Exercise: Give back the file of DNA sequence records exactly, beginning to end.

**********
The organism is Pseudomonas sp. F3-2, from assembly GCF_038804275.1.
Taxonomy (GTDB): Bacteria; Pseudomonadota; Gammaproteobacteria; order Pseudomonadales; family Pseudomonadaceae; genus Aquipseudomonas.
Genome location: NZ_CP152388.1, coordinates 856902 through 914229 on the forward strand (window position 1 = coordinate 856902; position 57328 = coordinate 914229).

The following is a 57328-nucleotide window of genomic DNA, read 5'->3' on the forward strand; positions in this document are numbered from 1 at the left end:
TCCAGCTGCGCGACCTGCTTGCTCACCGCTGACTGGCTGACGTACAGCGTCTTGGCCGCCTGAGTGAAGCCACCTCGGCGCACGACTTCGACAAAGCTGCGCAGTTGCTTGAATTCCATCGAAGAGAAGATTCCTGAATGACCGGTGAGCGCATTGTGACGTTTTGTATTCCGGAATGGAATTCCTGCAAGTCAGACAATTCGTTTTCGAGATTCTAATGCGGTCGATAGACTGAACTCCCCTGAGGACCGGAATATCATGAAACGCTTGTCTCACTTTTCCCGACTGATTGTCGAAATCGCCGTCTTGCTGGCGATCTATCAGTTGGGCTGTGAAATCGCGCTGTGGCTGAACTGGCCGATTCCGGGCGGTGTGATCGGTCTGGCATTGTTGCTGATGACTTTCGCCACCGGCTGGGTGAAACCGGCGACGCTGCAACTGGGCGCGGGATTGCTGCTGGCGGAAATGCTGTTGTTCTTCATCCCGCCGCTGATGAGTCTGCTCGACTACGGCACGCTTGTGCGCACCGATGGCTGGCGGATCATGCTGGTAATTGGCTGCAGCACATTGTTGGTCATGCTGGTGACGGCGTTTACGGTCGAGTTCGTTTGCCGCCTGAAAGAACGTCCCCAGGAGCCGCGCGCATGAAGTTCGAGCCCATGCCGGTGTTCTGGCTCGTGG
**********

The organism is Pseudomonas sp. F3-2, from assembly GCF_038804275.1.
Taxonomy (GTDB): Bacteria; Pseudomonadota; Gammaproteobacteria; order Pseudomonadales; family Pseudomonadaceae; genus Aquipseudomonas.
Genome location: NZ_CP152388.1, coordinates 856902 through 914229 on the forward strand (window position 1 = coordinate 856902; position 57328 = coordinate 914229).

The following is a 57328-nucleotide window of genomic DNA, read 5'->3' on the forward strand; positions in this document are numbered from 1 at the left end:
TCCAGCTGCGCGACCTGCTTGCTCACCGCTGACTGGCTGACGTACAGCGTCTTGGCCGCCTGAGTGAAGCCACCTCGGCGCACGACTTCGACAAAGCTGCGCAGTTGCTTGAATTCCATCGAAGAGAAGATTCCTGAATGACCGGTGAGCGCATTGTGACGTTTTGTATTCCGGAATGGAATTCCTGCAAGTCAGACAATTCGTTTTCGAGATTCTAATGCGGTCGATAGACTGAACTCCCCTGAGGACCGGAATATCATGAAACGCTTGTCTCACTTTTCCCGACTGATTGTCGAAATCGCCGTCTTGCTGGCGATCTATCAGTTGGGCTGTGAAATCGCGCTGTGGCTGAACTGGCCGATTCCGGGCGGTGTGATCGGTCTGGCATTGTTGCTGATGACTTTCGCCACCGGCTGGGTGAAACCGGCGACGCTGCAACTGGGCGCGGGATTGCTGCTGGCGGAAATGCTGTTGTTCTTCATCCCGCCGCTGATGAGTCTGCTCGACTACGGCACGCTTGTGCGCACCGATGGCTGGCGGATCATGCTGGTAATTGGCTGCAGCACATTGTTGGTCATGCTGGTGACGGCGTTTACGGTCGAGTTCGTTTGCCGCCTGAAAGAACGTCCCCAGGAGCCGCGCGCATGAAGTTCGAGCCCATGCCGGTGTTCTGGCTCGTGG